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Building a Real Time Operating System

With lots of gory details

In the summer of 2001 I took the course CS 452 at the University of Waterloo. In this course I had the chance to build a Real Time Operating System with a Micro Kernel that used Send / Receive / Reply kernel primitives for IPC (Inter Process Communication).

This OS is very similar to QNX products. In fact one of the founders of QNX took this very course in the early 1980's. So inspired was he by the work he did at Waterloo that he founded a company in Ottawa to market his work.

Yes CS 452 has a long history - largely legendary about how bloody time consuming this damned course is!

If you have little programming experience you may want to get a good book on programming. I would suggest - if you are a serious aspiring system designer that you go buy your new bible right away, The C Programming Language. If you can already program in C no doubt you have already read this book that I will refer to as K & R from now on.

If you are just curious how a Computer Operating System works - not to worry, you have come to the right (if somewhat verbose) place. I will assume that the average reader has some experience programming in a simple language, like Basic or Pascal. I will also assume that you are familiar with loops, variables, procedures, arrays and so forth. I will try to explain some of this stuff in simple terms anyway.

I will also assume that you are going to expect me to recommend a good book on OS design in general. Which I will now do, this book is pretty good, at least the first edition was great, I bought it, for about $100, one month before the second edition came out. So I had to buy the second edition, also for $100 only a few months later. (Guess who wanted to kick himself in the head?)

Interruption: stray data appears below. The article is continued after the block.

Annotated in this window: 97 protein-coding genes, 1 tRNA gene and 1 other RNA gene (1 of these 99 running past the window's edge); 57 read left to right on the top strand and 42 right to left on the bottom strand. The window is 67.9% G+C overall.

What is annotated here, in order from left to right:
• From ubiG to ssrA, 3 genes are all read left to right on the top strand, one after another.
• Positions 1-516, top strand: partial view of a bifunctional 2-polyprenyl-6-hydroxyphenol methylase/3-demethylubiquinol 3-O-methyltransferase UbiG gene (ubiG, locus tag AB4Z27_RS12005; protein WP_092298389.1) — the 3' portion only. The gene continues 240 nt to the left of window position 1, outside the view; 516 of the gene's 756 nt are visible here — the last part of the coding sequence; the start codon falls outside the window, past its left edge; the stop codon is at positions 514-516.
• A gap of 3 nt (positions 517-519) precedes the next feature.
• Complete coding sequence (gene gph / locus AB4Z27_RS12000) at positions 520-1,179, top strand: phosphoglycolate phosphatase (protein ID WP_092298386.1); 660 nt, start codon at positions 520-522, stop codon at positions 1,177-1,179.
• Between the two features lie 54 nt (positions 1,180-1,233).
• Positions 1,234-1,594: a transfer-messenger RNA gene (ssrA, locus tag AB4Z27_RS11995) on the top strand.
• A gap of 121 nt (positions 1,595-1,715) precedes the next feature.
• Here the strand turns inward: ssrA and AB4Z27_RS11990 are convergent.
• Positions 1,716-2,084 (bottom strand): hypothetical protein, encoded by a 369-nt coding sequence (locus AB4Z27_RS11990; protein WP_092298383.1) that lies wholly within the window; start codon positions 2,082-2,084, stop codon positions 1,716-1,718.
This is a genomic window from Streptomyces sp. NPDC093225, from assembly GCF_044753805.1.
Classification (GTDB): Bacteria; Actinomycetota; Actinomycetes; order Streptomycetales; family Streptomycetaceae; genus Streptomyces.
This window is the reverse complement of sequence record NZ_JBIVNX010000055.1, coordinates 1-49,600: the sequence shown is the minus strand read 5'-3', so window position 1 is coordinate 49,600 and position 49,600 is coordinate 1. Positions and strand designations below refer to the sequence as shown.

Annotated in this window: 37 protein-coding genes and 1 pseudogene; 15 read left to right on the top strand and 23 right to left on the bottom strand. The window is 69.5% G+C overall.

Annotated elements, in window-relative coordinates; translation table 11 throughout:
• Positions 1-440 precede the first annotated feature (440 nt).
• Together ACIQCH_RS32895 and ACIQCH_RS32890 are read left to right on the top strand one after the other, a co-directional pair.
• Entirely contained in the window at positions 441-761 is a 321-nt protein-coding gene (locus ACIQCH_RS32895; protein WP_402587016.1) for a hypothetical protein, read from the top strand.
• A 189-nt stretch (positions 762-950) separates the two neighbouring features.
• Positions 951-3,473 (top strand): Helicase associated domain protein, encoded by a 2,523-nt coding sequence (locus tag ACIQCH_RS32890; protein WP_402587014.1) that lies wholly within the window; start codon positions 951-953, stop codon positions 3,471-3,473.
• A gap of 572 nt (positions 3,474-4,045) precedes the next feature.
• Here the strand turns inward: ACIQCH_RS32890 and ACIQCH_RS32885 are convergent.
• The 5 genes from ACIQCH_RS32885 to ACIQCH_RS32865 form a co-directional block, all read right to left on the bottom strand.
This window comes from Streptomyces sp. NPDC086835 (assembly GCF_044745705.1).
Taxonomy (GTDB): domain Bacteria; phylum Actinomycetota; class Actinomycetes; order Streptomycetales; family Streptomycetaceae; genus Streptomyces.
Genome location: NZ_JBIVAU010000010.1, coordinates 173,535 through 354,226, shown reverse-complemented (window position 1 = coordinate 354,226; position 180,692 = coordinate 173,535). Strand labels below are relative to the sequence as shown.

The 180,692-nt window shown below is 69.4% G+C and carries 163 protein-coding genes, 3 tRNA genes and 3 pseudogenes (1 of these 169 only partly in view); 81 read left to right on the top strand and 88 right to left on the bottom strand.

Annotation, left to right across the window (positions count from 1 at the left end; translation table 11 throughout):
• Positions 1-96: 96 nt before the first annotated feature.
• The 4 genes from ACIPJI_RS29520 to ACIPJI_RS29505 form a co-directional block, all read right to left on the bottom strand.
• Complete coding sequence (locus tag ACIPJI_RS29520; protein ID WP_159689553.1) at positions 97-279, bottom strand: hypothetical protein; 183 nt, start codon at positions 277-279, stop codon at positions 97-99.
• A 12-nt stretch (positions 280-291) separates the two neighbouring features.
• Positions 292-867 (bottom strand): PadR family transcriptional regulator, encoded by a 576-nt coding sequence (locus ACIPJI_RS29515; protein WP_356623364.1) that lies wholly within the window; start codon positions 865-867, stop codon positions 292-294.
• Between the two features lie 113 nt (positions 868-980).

FEMOS (Fast EMbed Operating System) source code:

Read this first.

FEMOS tutorials:

The Tutorials table of contents

Useful resources (some from the CS 452 course web page):

Brennan's Guide to Inline Assembly
This guide spells out in detail how to integrate assembly language into your C routines.

80x86 Instruction Set
This is a listing of all the Intel x86 instructions. Unfortunately, it uses the Intel names for the instructions; gcc uses a slightly different style for names.

The MULTICS (MULTiplexed Information and Computing Service) web site. MULTICS was in many respects the parent of Unix and thus Linux. Many important concepts are covered in papers written about that OS that actually describe concepts used in any "Grown-Up Operating System".

Intel Processor Documents, from Intel Corporation.

  1. The IA-32 Intel Architecture Software Developerí»s Manual, Volume 1: Basic Architecture
  2. The IA-32 Intel Architecture Software Developerí»s Manual, Volume 2: Instruction Set Reference
  3. The IA-32 Intel Architecture Software Developerí»s Manual, Volume 3: System Programming Guide

You are the person to see this site since work was started here in August of 2001.

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